Posted in Development

Beyond the Millennium Development Goals

In developing countries, 2015 is a year of particular interest because it is the deadline for achieving the various targets under the Millennium Development Goals. To recap, the United Nations Development Programme (UNDP) saw a new hope for global action in the dawn of a new millennium, and this took the shape of the 8 Millennium Development Goals, which have shaped the development policies of many a nation for the last decade and a half.

The original Millennium Development Goals, and their targets, were:


Halve, between 1990 and 2015, the proportion of people whose income is less than $1.25 a day

Achieve full and productive employment and decent work for all, including women and young people

Halve, between 1990 and 2015, the proportion of people who suffer from hunger


Ensure that, by 2015, children everywhere, boys and girls alike, will be able to complete a full course of primary schooling


Eliminate gender disparity in primary and secondary education, preferably by 2005, and in all levels of education no later than 2015


Reduce by two thirds, between 1990 and 2015, the under-five mortality rate


Reduce by three quarters, between 1990 and 2015, the maternal mortality ratio

Achieve, by 2015, universal access to reproductive health


Have halted by 2015 and begun to reverse the spread of HIV/AIDS

Achieve, by 2010, universal access to treatment for HIV/AIDS for all those who need it

Have halted by 2015 and begun to reverse the incidence of malaria and other major diseases


Integrate the principles of sustainable development into country policies and programmes and reverse the loss of environmental resources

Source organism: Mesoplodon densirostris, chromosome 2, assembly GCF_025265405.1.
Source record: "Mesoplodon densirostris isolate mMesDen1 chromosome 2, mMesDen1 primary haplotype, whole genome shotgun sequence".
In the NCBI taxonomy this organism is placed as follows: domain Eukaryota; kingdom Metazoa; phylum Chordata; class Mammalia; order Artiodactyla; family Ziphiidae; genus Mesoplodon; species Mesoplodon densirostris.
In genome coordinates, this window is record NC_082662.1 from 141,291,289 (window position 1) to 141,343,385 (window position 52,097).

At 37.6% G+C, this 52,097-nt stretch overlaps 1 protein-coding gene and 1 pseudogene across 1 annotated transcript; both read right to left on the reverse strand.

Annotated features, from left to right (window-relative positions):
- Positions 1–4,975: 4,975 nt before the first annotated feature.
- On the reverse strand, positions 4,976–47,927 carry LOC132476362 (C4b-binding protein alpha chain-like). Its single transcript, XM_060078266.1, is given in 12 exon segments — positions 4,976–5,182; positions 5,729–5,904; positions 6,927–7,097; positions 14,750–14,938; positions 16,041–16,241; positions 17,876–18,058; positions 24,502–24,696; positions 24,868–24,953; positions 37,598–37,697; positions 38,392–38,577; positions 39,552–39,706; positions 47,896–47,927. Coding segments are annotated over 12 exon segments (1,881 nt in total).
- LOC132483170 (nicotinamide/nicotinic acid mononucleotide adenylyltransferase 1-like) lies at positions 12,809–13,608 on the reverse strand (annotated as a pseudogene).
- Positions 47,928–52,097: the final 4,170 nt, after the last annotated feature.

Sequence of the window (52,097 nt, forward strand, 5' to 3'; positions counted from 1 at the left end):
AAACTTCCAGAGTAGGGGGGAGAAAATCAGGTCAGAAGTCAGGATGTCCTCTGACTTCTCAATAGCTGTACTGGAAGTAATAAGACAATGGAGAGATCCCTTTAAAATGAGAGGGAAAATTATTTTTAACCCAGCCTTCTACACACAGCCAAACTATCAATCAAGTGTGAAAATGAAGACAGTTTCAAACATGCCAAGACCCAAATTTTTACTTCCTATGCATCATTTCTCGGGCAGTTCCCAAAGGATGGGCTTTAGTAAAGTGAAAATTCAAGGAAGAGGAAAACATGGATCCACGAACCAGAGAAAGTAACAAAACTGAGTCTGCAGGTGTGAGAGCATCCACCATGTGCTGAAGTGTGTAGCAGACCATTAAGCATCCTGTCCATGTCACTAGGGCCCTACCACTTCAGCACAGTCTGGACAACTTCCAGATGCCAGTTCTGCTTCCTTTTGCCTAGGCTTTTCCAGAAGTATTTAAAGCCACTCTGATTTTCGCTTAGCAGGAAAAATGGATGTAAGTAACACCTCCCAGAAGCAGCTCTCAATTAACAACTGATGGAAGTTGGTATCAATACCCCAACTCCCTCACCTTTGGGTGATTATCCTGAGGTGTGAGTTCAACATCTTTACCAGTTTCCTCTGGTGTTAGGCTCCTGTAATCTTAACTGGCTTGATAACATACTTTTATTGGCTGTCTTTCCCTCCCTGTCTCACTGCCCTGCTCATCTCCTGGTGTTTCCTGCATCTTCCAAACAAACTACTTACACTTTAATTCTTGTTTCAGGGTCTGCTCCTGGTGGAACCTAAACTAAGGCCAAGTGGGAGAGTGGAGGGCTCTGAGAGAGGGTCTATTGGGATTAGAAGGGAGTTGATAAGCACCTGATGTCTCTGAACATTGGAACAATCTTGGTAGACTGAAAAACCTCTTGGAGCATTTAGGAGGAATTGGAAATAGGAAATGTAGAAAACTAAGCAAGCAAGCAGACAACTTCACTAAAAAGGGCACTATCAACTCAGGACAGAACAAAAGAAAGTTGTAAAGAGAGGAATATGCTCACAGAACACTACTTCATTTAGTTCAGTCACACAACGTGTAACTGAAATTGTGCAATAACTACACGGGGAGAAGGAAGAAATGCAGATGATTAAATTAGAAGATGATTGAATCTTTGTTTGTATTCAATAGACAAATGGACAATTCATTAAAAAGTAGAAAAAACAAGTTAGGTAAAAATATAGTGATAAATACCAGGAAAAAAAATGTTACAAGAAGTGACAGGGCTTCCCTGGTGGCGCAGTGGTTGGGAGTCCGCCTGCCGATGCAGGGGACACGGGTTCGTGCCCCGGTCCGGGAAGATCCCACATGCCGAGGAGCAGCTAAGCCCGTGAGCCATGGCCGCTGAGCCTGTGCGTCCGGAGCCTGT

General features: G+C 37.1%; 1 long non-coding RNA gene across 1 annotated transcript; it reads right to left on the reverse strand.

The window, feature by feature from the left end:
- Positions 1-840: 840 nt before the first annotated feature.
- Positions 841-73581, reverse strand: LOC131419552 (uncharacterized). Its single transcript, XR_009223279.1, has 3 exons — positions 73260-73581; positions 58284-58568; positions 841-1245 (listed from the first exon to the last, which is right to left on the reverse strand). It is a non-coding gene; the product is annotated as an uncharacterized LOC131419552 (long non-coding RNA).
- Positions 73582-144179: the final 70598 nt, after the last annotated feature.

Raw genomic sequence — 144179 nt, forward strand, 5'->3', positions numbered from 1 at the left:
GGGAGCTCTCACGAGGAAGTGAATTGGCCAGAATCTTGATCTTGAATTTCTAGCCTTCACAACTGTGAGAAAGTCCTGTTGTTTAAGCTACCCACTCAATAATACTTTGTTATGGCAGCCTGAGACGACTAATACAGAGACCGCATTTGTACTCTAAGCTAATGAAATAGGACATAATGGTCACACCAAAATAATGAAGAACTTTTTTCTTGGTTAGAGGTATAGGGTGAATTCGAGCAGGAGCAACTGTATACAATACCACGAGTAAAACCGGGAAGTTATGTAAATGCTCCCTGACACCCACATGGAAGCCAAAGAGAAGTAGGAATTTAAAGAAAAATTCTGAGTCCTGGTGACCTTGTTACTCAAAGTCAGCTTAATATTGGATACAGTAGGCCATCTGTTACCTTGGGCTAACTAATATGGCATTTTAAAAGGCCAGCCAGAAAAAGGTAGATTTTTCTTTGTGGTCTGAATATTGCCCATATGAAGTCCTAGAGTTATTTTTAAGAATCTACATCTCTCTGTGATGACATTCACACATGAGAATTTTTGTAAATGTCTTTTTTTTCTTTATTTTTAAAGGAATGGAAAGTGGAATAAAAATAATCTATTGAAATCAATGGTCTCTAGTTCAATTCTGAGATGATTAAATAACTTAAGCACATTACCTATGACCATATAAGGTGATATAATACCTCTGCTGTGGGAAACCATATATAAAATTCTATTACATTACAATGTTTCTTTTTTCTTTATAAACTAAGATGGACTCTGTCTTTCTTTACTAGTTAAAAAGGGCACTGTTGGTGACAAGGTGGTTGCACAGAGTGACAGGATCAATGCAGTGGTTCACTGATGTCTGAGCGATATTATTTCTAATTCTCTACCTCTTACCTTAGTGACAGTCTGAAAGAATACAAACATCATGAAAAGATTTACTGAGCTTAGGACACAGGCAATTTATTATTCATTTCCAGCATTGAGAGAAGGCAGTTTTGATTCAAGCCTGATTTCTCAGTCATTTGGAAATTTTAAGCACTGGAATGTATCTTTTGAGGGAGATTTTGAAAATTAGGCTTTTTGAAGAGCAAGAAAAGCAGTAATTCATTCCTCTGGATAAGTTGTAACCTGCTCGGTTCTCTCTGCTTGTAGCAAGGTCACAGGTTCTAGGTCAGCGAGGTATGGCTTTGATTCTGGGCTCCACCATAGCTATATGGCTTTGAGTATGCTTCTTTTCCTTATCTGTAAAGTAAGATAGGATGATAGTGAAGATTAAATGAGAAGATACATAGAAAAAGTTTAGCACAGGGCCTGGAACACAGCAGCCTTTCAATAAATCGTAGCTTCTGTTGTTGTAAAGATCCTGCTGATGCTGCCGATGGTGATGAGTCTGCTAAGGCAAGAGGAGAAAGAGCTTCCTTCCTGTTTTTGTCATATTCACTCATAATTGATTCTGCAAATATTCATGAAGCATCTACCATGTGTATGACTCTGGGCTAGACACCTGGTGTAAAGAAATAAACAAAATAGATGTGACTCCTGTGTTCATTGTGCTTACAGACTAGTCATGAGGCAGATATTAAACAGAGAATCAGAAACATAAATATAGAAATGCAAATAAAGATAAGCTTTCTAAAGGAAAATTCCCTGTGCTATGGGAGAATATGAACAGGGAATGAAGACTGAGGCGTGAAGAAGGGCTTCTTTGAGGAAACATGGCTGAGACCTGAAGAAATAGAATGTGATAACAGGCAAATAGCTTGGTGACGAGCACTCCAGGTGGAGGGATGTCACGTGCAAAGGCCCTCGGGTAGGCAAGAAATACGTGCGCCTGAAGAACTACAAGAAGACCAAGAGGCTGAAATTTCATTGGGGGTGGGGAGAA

Reduce biodiversity loss, achieving, by 2010, a significant reduction in the rate of loss

Halve, by 2015, the proportion of the population without sustainable access to safe drinking water and basic sanitation

Achieve, by 2020, a significant improvement in the lives of at least 100 million slum dwellers


Develop further an open, rule-based, predictable, non-discriminatory trading and financial system

Address the special needs of least developed countries

Address the special needs of landlocked developing countries and small island developing States

Deal comprehensively with the debt problems of developing countries

In cooperation with the private sector, make available benefits of new technologies, especially information and communications

As almost all the MDGs deal with different dimensions of poverty, the question to be asked here is how well (or badly) have the two demographic giants on the planet fared? Because the MDG targets basically dealt with halving this or that indicator, the expectation never was that poverty would indeed be eradicated in 15 years. It has been tackled with vigour in both India and China, and yet they have a long, long way to go:

Poverty pie chart MDG post

While China has largely secluded its poor in the countryside, India’s poor are everywhere – on street corners in the big metros; among the ill-educated and underemployed of the small towns, living lives of quiet desperation; amidst the small and marginal farmers with an anxious eye on the next monsoon which could spell the difference between choosing to live and choosing to die; and the poorest of the poor in the tribal districts of the country, with no private land to till, and all community resources lost to the greedy contractor.